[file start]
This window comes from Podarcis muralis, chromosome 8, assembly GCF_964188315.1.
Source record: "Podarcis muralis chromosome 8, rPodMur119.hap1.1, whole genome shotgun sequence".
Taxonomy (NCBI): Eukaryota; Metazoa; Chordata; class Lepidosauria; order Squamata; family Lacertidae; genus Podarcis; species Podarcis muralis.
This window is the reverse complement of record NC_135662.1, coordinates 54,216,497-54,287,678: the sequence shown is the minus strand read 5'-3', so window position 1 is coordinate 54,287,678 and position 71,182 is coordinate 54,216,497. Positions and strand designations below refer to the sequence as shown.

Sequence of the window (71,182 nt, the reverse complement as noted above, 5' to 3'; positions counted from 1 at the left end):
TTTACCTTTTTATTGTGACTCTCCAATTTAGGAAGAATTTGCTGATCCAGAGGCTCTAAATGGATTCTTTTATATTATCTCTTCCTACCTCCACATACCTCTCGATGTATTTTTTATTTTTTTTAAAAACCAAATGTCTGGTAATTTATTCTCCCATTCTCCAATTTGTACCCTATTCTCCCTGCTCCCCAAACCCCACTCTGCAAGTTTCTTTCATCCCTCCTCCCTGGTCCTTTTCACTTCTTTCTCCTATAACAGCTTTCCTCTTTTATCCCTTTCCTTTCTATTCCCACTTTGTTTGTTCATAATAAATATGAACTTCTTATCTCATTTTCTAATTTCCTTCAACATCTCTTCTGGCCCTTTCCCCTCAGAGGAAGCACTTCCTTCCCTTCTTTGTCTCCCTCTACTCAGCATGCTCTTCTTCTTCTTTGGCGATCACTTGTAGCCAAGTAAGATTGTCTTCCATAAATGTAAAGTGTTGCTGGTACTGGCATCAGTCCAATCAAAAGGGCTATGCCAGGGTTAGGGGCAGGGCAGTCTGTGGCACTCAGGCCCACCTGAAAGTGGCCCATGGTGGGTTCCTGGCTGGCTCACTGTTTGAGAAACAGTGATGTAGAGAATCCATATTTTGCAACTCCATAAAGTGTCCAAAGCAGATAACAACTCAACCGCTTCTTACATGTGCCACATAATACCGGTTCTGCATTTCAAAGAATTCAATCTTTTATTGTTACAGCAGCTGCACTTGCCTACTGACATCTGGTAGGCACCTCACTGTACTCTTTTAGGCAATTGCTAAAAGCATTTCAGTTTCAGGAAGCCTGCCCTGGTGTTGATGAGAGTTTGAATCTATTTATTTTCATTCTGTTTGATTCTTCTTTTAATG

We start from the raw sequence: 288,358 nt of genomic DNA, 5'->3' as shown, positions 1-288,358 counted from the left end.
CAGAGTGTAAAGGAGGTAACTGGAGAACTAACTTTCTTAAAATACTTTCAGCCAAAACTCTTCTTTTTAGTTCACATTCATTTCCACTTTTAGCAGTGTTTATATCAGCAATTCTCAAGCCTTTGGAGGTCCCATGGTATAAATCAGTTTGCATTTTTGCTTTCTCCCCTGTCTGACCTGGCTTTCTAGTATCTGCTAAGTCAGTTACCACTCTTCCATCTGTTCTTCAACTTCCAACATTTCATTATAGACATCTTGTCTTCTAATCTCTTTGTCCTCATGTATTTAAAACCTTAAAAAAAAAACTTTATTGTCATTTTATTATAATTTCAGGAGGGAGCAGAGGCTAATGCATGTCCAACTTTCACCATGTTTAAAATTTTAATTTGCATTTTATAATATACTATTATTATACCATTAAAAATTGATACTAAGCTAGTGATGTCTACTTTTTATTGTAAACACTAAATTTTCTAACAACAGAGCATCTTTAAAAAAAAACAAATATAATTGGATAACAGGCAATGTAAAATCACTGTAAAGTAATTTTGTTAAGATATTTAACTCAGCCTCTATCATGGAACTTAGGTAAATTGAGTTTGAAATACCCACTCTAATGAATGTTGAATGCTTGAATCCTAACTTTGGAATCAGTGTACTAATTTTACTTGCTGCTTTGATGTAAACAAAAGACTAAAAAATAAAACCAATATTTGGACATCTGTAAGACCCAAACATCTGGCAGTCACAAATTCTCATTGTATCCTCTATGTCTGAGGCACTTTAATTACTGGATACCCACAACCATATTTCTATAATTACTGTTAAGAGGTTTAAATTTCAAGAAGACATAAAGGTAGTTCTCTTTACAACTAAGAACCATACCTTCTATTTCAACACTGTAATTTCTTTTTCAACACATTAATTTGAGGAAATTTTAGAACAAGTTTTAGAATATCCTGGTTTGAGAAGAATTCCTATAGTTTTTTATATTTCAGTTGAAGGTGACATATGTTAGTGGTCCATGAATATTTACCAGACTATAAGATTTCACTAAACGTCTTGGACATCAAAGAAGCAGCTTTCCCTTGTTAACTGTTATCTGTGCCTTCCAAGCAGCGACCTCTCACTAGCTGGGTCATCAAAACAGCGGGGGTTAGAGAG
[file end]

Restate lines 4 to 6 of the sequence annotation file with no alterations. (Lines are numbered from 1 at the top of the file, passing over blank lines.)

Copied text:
This window is the reverse complement of record NC_135662.1, coordinates 54,216,497-54,287,678: the sequence shown is the minus strand read 5'-3', so window position 1 is coordinate 54,287,678 and position 71,182 is coordinate 54,216,497. Positions and strand designations below refer to the sequence as shown.

Sequence of the window (71,182 nt, the reverse complement as noted above, 5' to 3'; positions counted from 1 at the left end):
TTTACCTTTTTATTGTGACTCTCCAATTTAGGAAGAATTTGCTGATCCAGAGGCTCTAAATGGATTCTTTTATATTATCTCTTCCTACCTCCACATACCTCTCGATGTATTTTTTATTTTTTTTAAAAACCAAATGTCTGGTAATTTATTCTCCCATTCTCCAATTTGTACCCTATTCTCCCTGCTCCCCAAACCCCACTCTGCAAGTTTCTTTCATCCCTCCTCCCTGGTCCTTTTCACTTCTTTCTCCTATAACAGCTTTCCTCTTTTATCCCTTTCCTTTCTATTCCCACTTTGTTTGTTCATAATAAATATGAACTTCTTATCTCATTTTCTAATTTCCTTCAACATCTCTTCTGGCCCTTTCCCCTCAGAGGAAGCACTTCCTTCCCTTCTTTGTCTCCCTCTACTCAGCATGCTCTTCTTCTTCTTTGGCGATCACTTGTAGCCAAGTAAGATTGTCTTCCATAAATGTAAAGTGTTGCTGGTACTGGCATCAGTCCAATCAAAAGGGCTATGCCAGGGTTAGGGGCAGGGCAGTCTGTGGCACTCAGGCCCACCTGAAAGTGGCCCATGGTGGGTTCCTGGCTGGCTCACTGTTTGAGAAACAGTGATGTAGAGAATCCATATTTTGCAACTCCATAAAGTGTCCAAAGCAGATAACAACTCAACCGCTTCTTACATGTGCCACATAATACCGGTTCTGCATTTCAAAGAATTCAATCTTTTATTGTTACAGCAGCTGCACTTGCCTACTGACATCTGGTAGGCACCTCACTGTACTCTTTTAGGCAATTGCTAAAAGCATTTCAGTTTCAGGAAGCCTGCCCTGGTGTTGATGAGAGTTTGAATCTATTTATTTTCATTCTGTTTGATTCTTCTTTTAATG